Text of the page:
6. 6. 2. Rights, Equity and Inclusion ApproachesIn the context of RTE, the equity agenda of SSA would work towards: Moving from an incentives-and-provisions-based approach to a rights and entitlements Developing a deeper understanding on issues contributing to exclusion and disadvantage, arising from entrenched hierarchical structures (social, language, cultural, religious backgrounds), prevalent stereotypes and the challenges faced by children from disadvantaged communities including within the school space. Assessing needs of different excluded and marginalized groups and communities and consequently addressing these needs through contextualized strategies. Encouraging innovative thinking and dialogue to identify holistic, multi-pronged and viable strategies to address issues of gender and equity -inclusion Encouraging up-scaling and institutionalization of interventions and strategies found effective, viable and sustainable with a view to strengthening the mainstream education system. 3. Some Important Equity-Inclusion SectionsWhile every Article in the Act is critically important, a few are particularly relevant andneeds our special attention in implementation.Art 3 {4} – appropriate special trainings shall be given to children who are admitted to ageappropriate classes having been drop outs or had never been to schools.Art 8 {c} and 9 {c} mandates that children belonging to weaker sections and disadvantagedgroups are not discriminated against and prevented from pursuing and completingelementary education on any grounds.Art 12 provides for minimum 25% reservation in the starting class to children fromDisadvantaged and Weaker sections to be admitted in neighborhood private schools, withthe fees being reimbursed by the government.Art 13 (1) prohibits capitation fee and screening procedures for admission of childrenincluding private schoolsArt 15 says that children will not be denied admission at any time in the school year, whileit is preferred that they join at the beginning of the school year.Art 17 says that children shall not be subjected to corporal punishment or mentalharassmentArt 21 mandates School Management Committees with three-fourths of members beingparents or guardians, ensure appropriate representation of parents of children belongingto Disadvantaged groups and Weaker sections, 50% being women.Art 22 School Management Committees shall prepare the School Development Plans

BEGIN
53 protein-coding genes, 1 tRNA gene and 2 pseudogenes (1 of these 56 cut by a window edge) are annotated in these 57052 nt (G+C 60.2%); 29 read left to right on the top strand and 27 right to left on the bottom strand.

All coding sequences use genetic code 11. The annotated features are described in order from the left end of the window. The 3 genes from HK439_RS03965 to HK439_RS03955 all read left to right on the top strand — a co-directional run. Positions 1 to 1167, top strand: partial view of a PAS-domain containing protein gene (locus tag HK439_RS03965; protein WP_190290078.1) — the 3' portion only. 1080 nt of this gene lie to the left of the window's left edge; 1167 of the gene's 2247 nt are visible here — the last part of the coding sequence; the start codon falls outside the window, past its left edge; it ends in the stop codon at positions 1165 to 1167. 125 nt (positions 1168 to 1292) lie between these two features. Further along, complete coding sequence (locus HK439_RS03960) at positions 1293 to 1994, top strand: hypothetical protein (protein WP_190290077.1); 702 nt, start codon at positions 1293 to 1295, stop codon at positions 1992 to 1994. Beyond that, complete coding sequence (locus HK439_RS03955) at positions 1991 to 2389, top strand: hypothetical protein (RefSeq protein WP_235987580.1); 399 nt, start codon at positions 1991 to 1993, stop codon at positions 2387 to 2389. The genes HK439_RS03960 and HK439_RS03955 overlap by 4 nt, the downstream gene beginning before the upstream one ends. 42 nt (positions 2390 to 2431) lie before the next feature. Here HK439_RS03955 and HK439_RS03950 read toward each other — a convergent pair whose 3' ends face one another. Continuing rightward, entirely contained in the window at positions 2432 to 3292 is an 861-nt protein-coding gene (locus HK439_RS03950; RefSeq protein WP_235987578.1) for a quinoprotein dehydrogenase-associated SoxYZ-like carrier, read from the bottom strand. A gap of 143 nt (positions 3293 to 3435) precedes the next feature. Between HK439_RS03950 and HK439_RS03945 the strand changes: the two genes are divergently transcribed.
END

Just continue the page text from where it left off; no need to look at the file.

7. 7. Art 29 {g} provides children a learning environment free from fear, trauma and anxiety andhelping the child to express views freelyArt 31 mandates the NCPCR/SCPCR/REPA to protect and monitor the rights of childrenunder the Act. 4. Strategies for InclusionAs stated previously, the Act and the resultant Revised SSA framework makes severalcritical provisions for inclusion of children from marginalized groups. The broadframework and several key provisions of the same have already been laid down, but theimplementation of the same has been lagging. Consequently, the rest of the present chapterfocuses on suggesting steps to strengthen the implementation of the provisions for equityand inclusion of children from marginalized communities. i. Inclusion of Children from Disadvantaged Groups 1. As a first step in the exercise of bringing children from marginalised backgrounds into school a careful mapping of these children – who they are and where they live – will have to be undertaken systematically and annually. While SSA has already identified Special Focus Districts (SFDs) with concentration of SC, ST and Muslim communities. However, the work in this regard needs to be strengthened on the ground. 2. A further unpacking of the layers of exclusion that exist within these districts will be required by the local authorities who have been given the role of identifying out-of- school children and ensuring that they are brought into school.Since the RTE Act guarantees elementary education in a neighborhood school, theneighborhood can be the best unit for identification of marginalized children. Process ofdelimitation of the neighbourhoods across the country needs to be accelerated as a result.The School Management Committees (SMCs) envisaged in the RTE Act would have to play akey role in the mapping exercise as well as in ensuring inclusive strategies in the SchoolDevelopment Plan, the preparation of which has also been entrusted to them. This wouldalso entail a systematic process of capacity building of the general body of the SMC toenable it to play this ambitious role.RTE-SSA framework suggests various interventions for inclusion of children fromDisadvantaged Groups. These are all positive steps that need to be rolled out on the groundin order to actually bring about change in the lives of India’s children. The provisions laiddown were as follows: i. Establishing norms of behaviour within the school for teachers and students. ii. Timely detection of forms of discrimination practiced in a particular context by either teachers or students. Finding ways of listening to children’s voices would be crucial to this exercise. Setting up a system of reporting on discriminatory practices at the school level would be a place to start. Complaint boxes that are regularly dealt with at SMC meetings are a suggested intervention.